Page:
Physical care short distal segment and proximal femoral endoprosthetic reconstruction
Received: 08-Jul-2023, Manuscript No. jotsrr-23- 110038; Editor assigned: 10-Jul-2023, Pre QC No. jotsrr-23- 110038 (PQ); Accepted Date: Jul 20, 2023 ; Reviewed: 15-Jul-2023 QC No. jotsrr-23- 110038 (Q); Revised: 18-Jul-2023, Manuscript No. jotsrr-23- 110038 (R); Published: 23-Jul-2023
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After osteosarcoma excision in a 10-year-old child, a bespoke endoprosthesis allowed for the preservation of the distal femoral physis with just a little metaphyseal segment still present. This case serves as an example of a reconstructive option that permits physeal sparing with little metaphyseal bone left. The patient hasn’t experienced any complications at the three-year checkup, and distal femoral growth has maintained symmetric limb length. Custom physeal sparing short segment press-fit fixation is a suitable choice when intercalary biologic repair is not an option and the sacrifice of physis demands an extendible complete femoral prosthesis.
Osteosarcoma, metaphyseal bone, distal femoral physis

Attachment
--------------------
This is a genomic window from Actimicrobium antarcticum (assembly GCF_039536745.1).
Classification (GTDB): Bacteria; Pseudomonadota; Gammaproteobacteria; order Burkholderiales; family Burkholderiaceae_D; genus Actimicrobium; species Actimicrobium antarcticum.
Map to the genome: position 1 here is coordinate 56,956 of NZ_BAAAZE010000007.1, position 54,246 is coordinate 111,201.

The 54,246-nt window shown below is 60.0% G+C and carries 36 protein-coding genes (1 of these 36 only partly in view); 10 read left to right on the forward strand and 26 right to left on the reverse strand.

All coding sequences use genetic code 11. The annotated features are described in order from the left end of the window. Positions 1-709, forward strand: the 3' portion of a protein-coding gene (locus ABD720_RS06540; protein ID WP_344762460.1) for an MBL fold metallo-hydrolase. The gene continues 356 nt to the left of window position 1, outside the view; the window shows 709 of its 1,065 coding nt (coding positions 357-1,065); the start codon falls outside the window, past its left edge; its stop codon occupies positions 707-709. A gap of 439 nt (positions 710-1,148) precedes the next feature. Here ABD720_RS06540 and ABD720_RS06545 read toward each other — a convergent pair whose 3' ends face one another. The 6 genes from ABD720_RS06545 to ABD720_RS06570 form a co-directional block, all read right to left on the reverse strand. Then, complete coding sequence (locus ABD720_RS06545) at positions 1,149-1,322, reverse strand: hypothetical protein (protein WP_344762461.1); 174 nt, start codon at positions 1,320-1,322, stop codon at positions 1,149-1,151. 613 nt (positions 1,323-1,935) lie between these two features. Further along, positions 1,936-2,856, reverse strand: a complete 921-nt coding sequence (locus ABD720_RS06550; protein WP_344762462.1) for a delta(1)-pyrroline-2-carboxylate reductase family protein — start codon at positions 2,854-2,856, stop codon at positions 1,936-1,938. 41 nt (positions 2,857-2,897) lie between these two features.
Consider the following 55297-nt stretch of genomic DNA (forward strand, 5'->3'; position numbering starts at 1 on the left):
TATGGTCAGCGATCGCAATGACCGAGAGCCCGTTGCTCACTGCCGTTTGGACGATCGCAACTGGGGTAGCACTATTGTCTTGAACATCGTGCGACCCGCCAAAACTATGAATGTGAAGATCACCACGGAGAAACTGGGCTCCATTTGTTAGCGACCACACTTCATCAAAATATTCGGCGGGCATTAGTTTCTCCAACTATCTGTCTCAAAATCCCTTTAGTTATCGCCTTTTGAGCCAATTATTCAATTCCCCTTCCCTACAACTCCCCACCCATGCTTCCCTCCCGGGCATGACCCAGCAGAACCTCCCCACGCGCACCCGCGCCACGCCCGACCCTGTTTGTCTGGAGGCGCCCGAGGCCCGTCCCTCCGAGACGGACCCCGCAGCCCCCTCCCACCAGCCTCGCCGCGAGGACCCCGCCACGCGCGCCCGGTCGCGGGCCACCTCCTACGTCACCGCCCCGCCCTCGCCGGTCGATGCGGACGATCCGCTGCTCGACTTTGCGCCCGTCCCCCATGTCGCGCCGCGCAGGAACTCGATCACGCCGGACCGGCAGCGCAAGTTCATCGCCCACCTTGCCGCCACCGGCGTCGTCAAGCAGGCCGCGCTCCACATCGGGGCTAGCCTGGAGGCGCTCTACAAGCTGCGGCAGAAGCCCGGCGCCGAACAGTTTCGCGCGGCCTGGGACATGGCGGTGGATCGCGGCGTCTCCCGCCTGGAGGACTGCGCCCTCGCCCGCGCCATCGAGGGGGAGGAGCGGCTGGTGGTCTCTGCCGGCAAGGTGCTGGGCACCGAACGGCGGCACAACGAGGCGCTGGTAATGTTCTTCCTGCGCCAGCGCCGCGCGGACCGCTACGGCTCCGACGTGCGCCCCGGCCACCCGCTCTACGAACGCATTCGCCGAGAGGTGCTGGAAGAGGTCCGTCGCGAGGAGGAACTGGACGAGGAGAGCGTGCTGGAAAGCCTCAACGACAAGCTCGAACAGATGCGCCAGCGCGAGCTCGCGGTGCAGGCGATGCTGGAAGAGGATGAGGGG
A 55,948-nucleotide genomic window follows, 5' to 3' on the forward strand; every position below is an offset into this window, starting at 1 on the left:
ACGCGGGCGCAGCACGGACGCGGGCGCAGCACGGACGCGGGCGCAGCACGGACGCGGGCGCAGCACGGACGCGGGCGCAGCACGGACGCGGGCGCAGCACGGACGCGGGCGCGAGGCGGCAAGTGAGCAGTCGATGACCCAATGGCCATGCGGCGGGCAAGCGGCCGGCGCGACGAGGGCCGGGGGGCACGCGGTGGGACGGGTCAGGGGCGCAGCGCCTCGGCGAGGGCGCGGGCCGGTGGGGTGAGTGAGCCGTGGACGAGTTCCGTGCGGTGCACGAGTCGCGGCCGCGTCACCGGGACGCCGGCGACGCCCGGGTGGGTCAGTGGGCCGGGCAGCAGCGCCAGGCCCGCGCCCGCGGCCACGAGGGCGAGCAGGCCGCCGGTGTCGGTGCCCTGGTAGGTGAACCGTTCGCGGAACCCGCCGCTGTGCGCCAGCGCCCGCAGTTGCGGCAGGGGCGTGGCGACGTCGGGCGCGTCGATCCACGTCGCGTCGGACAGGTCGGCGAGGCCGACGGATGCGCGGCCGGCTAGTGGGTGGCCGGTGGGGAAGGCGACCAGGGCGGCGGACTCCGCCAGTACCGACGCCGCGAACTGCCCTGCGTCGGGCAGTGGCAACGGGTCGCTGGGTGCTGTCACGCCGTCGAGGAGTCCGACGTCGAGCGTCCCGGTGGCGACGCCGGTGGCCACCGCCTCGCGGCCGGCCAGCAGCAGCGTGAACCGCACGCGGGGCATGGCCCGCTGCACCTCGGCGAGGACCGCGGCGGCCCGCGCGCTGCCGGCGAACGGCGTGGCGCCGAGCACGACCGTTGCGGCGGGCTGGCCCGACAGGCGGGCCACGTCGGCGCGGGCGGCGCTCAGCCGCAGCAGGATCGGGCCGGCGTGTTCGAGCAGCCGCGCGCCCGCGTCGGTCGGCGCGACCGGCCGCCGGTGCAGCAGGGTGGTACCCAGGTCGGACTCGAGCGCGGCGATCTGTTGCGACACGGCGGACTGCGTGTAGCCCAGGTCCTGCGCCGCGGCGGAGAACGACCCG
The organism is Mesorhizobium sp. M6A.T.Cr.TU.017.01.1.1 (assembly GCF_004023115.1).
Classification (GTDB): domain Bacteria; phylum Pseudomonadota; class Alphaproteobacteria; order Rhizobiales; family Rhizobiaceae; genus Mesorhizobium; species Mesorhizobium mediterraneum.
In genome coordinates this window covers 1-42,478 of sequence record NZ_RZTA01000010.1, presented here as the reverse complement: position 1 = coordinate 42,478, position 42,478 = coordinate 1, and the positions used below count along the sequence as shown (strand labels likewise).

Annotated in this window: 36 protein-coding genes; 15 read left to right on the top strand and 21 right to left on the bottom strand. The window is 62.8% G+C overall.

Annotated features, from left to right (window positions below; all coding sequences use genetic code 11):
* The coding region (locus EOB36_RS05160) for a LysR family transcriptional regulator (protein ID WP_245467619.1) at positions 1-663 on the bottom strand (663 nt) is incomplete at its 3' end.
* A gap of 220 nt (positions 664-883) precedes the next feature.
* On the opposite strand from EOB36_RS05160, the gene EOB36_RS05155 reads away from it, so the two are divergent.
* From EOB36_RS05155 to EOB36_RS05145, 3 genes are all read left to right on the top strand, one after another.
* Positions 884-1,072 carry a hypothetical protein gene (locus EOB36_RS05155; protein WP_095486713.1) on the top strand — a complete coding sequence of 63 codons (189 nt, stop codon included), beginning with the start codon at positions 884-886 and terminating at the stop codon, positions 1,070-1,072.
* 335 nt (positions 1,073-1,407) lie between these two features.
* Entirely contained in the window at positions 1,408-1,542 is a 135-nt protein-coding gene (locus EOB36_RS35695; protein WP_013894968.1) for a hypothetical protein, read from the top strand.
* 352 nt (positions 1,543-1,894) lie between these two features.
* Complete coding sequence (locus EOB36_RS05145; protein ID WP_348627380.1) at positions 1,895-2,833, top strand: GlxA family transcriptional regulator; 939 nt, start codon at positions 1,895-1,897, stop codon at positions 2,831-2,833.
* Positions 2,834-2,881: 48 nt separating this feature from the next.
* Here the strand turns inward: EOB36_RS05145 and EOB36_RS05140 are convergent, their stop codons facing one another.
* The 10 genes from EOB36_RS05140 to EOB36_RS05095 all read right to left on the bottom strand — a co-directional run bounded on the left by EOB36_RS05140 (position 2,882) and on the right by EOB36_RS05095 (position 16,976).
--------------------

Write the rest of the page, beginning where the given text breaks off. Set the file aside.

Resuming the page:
A major crippling limb length difference may be avoided in skeletally immature individuals with physeal sparing sarcoma excision, allowing for joint preservation. To prevent total femoral replacement or an ablative operation, distal femoral growth plate preservation should be the objective when oncologically safe. In this instance, a unique custom proximal femoral hemiarthroplasty distal femoral fixation is shown. In order to protect the physis, the press-fit stem design in this example was combined with an extramedullary phage plate and screw fixation in a little residual distal femoral bone fragment. When planning resection and reconstruction, potential limb length disparities following juvenile oncologic limb salvage surgery must be taken into account. This is especially true for the distal femur, which generally accounts for 40% of total growth and is the main driver of lower extremity growth. The easiest way to prevent limb-length disparity during resection is to preserve the growth plate. A whole femoral prosthesis would have been the preferred repair for limb sparing if the entire femur had been removed. With the possibility for several surgeries to rectify leg length disparities, poor functional results, and postoperative problems, total femur replacements perform poorly in the skeletally immature population. Tsuda et al. reported 18 patients, 11 of whom had femoral malignancies, in the sole published series of unique physeal-sparing endoprostheses like the one described here. Overall findings indicated 3/18 implant failures and 79% five-year implant survival. The highest physical growth was 14 cm, with a mean of 3.3 cm. However, 39% needed further surgery, and 61% experienced problems. They employed a press-fit ingrowth stem and non-porous coated plates for their extramedullary phlanges, whereas we used a cemented stem with a porous coated undersurface in their three distal femoral examples.